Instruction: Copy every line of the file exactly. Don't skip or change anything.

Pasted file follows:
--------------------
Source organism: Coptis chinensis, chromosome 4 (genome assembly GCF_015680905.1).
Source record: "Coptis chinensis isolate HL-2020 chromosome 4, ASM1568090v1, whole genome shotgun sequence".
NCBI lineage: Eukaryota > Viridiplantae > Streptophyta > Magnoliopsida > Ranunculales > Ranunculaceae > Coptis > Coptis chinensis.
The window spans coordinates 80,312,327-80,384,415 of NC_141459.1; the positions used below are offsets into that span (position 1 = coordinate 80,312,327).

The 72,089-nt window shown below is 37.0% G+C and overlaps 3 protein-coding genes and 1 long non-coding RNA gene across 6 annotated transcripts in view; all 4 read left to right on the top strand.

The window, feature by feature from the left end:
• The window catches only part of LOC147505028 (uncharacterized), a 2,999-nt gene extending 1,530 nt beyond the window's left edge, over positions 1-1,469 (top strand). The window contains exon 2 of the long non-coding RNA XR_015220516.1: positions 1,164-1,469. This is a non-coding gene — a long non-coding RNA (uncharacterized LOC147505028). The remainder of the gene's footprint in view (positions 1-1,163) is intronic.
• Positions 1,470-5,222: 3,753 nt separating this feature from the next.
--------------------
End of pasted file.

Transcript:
Source organism: Coptis chinensis, chromosome 4 (genome assembly GCF_015680905.1).
Source record: "Coptis chinensis isolate HL-2020 chromosome 4, ASM1568090v1, whole genome shotgun sequence".
NCBI lineage: Eukaryota > Viridiplantae > Streptophyta > Magnoliopsida > Ranunculales > Ranunculaceae > Coptis > Coptis chinensis.
The window spans coordinates 80,312,327-80,384,415 of NC_141459.1; the positions used below are offsets into that span (position 1 = coordinate 80,312,327).

The 72,089-nt window shown below is 37.0% G+C and overlaps 3 protein-coding genes and 1 long non-coding RNA gene across 6 annotated transcripts in view; all 4 read left to right on the top strand.

The window, feature by feature from the left end:
• The window catches only part of LOC147505028 (uncharacterized), a 2,999-nt gene extending 1,530 nt beyond the window's left edge, over positions 1-1,469 (top strand). The window contains exon 2 of the long non-coding RNA XR_015220516.1: positions 1,164-1,469. This is a non-coding gene — a long non-coding RNA (uncharacterized LOC147505028). The remainder of the gene's footprint in view (positions 1-1,163) is intronic.
• Positions 1,470-5,222: 3,753 nt separating this feature from the next.